Thursday, February 26, 1897
THE PEOPLE of Marlinton were put to considerable trouble and inconvenience by the rise of the waters occasioned by the sudden thaw and the unusual atmospheric conditions the first part of the week.
The early settlers, who have passed unscathed through several floods, were not much scared; but the late population were more or less alarmed – some moving to high ground Monday night.
The waters continued at flood for an unprecedented length of time, owing to the melting snow. Razed fencing, washed roads, and a few outbuildings carried away, with flooded cellars and mud over everything comprises the extent of the damage here.
These floods appear to materialize at periods of about ten years, and the residents of Marlinton bear the loss of their property with what philosophy they may; and by the pleasure they took in looking at the spectacle of the rushing waters seemed to recompense themselves for the inconvenience and loss of sleep they were put to.
The logs of Smith & Whiting’s drive are pretty widely scattered over fields adjoining Marlinton.
Described by “S. A. P”
Some years ago, when Marlinton was only talked about, before it had become the real thing it is now; somebody, I forgot who, predicted that the town would be washed away, down the river somewhere – color, starch and everything be taken out in one washing.
Remembering the prediction, we begin to get uneasy when it looks like rain. The river looked very ugly Monday evening. Residents of Marlinton thinking, perhaps, they had gotten into a bad bargain – a town that won’t wash – sat up with themselves all night Monday night, thinking fearfully of the water in the river.
The morning disclosed a good deal of water spread over the bottoms, but nobody washed away.
Sticklers for good measure may complain of a little shrinkage in the town; several woodpiles missing, some sheds and fences and pieces of walk gone, while in one place the road seems to be washed around to one side; and as for starch, nobody complains – we are as stiff as ever.
On Tuesday the youth and beauty of Marlinton, quick to take advantage of the rise in the river, enjoyed the rare sport of boating in their neighbors’ cornfields and gardens. Many a boat load of young ladies and gentlemen, embarking at the hotel steps, sailed joyously over the former site of Dr. Cunningham’s woodpile, down through C. A. Yeager’s cornfield and back, their glad voices making gay what would have otherwise been only a desolate scene of copper colored water, drearily swishing about through the fields.
MARRIED: AT the residence of the bride’s mother in Hillsboro, by Rev. W. T. Price, Mr. William Mann, of Edray, to Miss Verdie B. Clark.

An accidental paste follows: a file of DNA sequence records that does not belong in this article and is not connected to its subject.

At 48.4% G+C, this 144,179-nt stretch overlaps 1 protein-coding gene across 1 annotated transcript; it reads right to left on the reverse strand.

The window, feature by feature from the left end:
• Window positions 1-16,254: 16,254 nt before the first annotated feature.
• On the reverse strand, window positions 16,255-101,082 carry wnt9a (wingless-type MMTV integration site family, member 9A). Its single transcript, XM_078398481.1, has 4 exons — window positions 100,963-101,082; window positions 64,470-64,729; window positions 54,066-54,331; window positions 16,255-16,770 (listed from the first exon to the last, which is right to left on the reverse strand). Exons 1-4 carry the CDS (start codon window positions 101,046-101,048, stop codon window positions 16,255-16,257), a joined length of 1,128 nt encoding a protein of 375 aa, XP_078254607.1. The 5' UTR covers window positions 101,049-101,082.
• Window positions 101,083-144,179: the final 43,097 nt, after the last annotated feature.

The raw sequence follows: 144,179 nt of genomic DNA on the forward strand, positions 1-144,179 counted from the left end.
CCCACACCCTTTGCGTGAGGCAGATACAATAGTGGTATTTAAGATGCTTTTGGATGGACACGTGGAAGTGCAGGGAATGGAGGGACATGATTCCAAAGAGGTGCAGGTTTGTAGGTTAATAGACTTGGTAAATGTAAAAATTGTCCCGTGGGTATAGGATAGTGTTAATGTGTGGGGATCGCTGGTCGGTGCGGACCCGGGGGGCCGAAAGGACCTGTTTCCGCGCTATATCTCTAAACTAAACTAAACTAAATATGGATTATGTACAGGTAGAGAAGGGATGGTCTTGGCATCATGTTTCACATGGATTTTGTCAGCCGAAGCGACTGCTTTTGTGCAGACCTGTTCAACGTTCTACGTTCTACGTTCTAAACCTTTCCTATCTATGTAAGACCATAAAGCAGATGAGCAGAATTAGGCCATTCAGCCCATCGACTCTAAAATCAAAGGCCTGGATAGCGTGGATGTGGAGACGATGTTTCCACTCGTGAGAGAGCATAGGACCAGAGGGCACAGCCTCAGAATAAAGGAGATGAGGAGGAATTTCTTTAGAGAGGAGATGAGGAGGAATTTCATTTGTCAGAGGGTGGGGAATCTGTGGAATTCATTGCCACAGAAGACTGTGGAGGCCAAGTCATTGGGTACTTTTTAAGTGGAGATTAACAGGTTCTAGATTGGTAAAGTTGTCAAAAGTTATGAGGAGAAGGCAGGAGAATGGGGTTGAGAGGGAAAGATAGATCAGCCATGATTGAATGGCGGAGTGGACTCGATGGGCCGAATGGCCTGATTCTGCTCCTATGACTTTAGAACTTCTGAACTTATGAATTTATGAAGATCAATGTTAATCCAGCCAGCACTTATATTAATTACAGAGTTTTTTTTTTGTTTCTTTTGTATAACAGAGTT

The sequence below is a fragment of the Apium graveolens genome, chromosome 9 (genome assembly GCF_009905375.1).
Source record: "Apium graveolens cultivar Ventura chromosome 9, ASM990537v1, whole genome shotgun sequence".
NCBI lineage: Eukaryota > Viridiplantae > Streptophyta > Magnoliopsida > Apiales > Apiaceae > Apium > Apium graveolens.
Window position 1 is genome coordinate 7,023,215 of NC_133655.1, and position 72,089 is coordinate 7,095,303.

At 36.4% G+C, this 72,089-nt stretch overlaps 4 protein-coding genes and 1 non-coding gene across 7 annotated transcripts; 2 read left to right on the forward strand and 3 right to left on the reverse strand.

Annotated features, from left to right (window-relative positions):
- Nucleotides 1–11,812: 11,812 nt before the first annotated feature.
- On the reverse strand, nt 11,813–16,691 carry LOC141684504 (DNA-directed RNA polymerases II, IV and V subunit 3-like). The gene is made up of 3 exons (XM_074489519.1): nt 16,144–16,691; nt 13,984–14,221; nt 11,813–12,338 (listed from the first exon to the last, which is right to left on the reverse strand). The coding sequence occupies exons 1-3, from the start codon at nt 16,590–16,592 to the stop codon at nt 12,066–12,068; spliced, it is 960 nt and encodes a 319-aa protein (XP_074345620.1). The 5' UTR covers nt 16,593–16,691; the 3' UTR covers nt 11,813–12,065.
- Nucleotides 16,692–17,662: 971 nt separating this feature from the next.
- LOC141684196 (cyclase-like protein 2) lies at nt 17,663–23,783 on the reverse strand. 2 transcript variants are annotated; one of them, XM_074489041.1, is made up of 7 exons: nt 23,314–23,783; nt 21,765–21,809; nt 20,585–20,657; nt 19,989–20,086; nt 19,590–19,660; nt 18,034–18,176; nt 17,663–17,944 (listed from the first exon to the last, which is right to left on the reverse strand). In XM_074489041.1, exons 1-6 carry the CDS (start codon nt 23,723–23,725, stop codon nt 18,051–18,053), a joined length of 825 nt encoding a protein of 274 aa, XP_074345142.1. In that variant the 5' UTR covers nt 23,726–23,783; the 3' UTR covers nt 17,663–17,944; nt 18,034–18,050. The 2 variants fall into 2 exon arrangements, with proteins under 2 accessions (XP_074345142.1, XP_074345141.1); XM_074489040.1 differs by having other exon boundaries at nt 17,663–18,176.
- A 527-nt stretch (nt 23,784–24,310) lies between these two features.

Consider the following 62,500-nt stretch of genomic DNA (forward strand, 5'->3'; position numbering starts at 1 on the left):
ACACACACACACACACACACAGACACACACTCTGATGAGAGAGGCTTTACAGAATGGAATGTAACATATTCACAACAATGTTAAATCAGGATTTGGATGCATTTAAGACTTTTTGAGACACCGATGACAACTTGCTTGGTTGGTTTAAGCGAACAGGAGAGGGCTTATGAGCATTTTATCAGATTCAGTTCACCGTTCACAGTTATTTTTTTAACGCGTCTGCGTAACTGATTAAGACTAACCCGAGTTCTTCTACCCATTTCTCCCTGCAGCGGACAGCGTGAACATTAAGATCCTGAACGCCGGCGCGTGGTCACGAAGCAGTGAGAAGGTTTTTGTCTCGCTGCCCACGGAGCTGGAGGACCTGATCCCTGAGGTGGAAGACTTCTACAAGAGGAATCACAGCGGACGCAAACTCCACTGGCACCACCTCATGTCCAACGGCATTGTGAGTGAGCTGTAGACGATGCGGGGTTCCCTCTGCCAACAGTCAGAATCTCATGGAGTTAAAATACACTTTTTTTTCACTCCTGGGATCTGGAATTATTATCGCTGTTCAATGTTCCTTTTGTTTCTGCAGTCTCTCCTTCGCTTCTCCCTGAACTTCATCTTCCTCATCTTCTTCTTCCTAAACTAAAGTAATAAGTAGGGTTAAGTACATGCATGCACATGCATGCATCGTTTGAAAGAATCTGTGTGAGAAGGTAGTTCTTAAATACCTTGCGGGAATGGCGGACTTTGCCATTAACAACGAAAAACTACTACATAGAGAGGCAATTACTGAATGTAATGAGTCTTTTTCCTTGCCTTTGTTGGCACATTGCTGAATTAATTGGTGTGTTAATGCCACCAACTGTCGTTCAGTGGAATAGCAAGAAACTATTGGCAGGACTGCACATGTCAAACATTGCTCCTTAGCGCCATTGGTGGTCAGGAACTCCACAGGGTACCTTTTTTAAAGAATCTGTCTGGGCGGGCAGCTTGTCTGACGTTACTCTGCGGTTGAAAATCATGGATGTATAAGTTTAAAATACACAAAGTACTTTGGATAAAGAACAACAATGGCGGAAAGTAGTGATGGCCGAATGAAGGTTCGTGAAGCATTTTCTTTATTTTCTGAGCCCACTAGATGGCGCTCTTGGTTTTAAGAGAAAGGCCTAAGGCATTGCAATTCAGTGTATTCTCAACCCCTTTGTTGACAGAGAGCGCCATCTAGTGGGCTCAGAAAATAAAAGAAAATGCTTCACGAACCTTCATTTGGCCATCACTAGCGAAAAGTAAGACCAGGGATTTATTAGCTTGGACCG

FOREST BEARD, of Academy, was near being fatally injured last week on the ice, his wagon slipped over a high bank. He jumped in the opposite direction, and escaped injury. The wagon performed two somersaults, but neither horses or wagon were materially damaged.
THERE WAS a terrific thunderstorm about the head of Swago last Sunday afternoon, between 3 and 4 o’clock, moving from south to North. Houses shook and the windows rattled, but the rain was not very heavy. The scene was truly sublime and interesting, viewed as it was from a safe distance.
ANDREW YOUNG ADKISSON, only surviving brother of the late Joseph Adkisson, of Swago, has been just heard from after an interval of nine years. He is in Oklahoma and has been blown out of house and home by a cyclone. He gathered up the fragments and rebuilt, and is getting along nicely. His wife was a daughter of the late John Auldridge, on Laurel Creek.
WE LEARN that Captain Peters has finished sliding logs and is about ready for water. The landing is at the Burr place, in Burr’s Valley, about six miles from the Greenbrier by way of Laurel Creek. The creek is about as crooked as a laurel root, and the driving may be slow and hazardous. It will be something uncommon if the Captain fails to be on time.
The sick in this vicinity are improving.
Feed is plentiful and stock looking very well.
James Meeks has returned from Driftwood, where he has finished hewing sills for the new church, which is being built slowly.
Dr. Ligon has been kept very busy for the past few weeks, visiting the sick of this neighborhood and doing his own feeding.
Dr. Ligon crossed Elk Mountain in a sleigh last week. He is the first man to cross with a team this winter. He upset and turned over several times, but he came out on top every time.
Died: Gracie Meeks, child of James Meeks, on Friday night, February 5, aged 7 months and 27 days. “The Lord gave and the Lord hath taken away, blessed be the name of the Lord.”
WHAT COULD SHE DO? – An exchange tells of an old lady who, being seriously ill, found herself in a trying position.
“You see,” she said to a friend, “my daughter Harriet is married to one o’ these homeypath doctors, and my daughter Kate to an allypath. If I call the homeypath, my allypath son-in-law and his wife get mad, an’ if I call in my allypath son-in-law, my homeypath son-in-law and his wife get mad; an’ if I go ahead an’ get well without either of them, then they’ll both be mad, so I don’t see but I had better just die and be done with it.”